Literacy has been identified as a basic human right (Coomans, 2007; "Literacy," 2016).
Successful literacy development is founded on language skills that originally develop in the oral modality.
Literacy development, in turn, further enhances and extends oral language abilities across the lifespan.
Speech Pathology organisations around many parts of the globe (including Australia, New Zealand,
Canada and the USA) are unified in the statements regarding the role that speech pathologists have in
the literacy domain. This is driven by the theoretical principles regarding the intimate relationship between
acquiring oral language and communication, and learning to become literate.
This clinical guideline has been developed to provide guidance to speech pathologists working in the
The aims of the clinical guideline are:
To document the scope of practice for speech pathologists working in literacy from infancy to
adolescents (upper high school);
To provide recommendations on applying speech pathologists’ knowledge and expertise in the
To provide evidence based approaches for speech pathologists in the field of literacy.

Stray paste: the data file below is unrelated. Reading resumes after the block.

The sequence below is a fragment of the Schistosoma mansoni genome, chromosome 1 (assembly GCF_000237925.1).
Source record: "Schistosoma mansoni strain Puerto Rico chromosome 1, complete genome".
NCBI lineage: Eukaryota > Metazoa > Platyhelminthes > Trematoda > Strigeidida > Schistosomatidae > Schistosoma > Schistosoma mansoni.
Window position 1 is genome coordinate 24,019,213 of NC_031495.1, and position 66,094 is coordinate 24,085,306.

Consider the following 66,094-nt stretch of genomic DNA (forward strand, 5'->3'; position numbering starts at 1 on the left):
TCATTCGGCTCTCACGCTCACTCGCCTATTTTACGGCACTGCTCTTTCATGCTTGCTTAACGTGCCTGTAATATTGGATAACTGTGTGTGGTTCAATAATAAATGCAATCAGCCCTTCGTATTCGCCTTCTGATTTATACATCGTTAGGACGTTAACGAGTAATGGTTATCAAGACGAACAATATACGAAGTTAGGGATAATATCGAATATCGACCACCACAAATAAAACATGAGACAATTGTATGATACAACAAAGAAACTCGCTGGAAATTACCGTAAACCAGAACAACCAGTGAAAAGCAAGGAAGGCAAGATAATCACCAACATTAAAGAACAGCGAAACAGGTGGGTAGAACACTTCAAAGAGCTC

The Speech Pathology Australia Association:
endorses the critical role of speech pathologists in prevention, identification, and management of
literacy difficulties from infancy to adolescents;
advocates that speech pathologists work collaboratively with the education team to provide literacy
asserts speech pathologists should use evidence-based approaches;
asserts speech pathologists should engage in continuing professional development activities
relevant to their area of practice.
This guideline demonstrates speech pathologists have the knowledge, skills and competencies to be
providing services across a broad scope of practice in the literacy domain. This includes promotion of oral
language and emergent literacy skills, early identification and intervention for at risk children in the
beginning years of school, and assessment, management and intervention for students in mid and later
years of school.
The guideline provides recommendations derived from the best available research evidence on how
speech pathologists may apply their knowledge and skills across the scope of practice.
The recommendations are situated in an Australian context but are applicable to international speech
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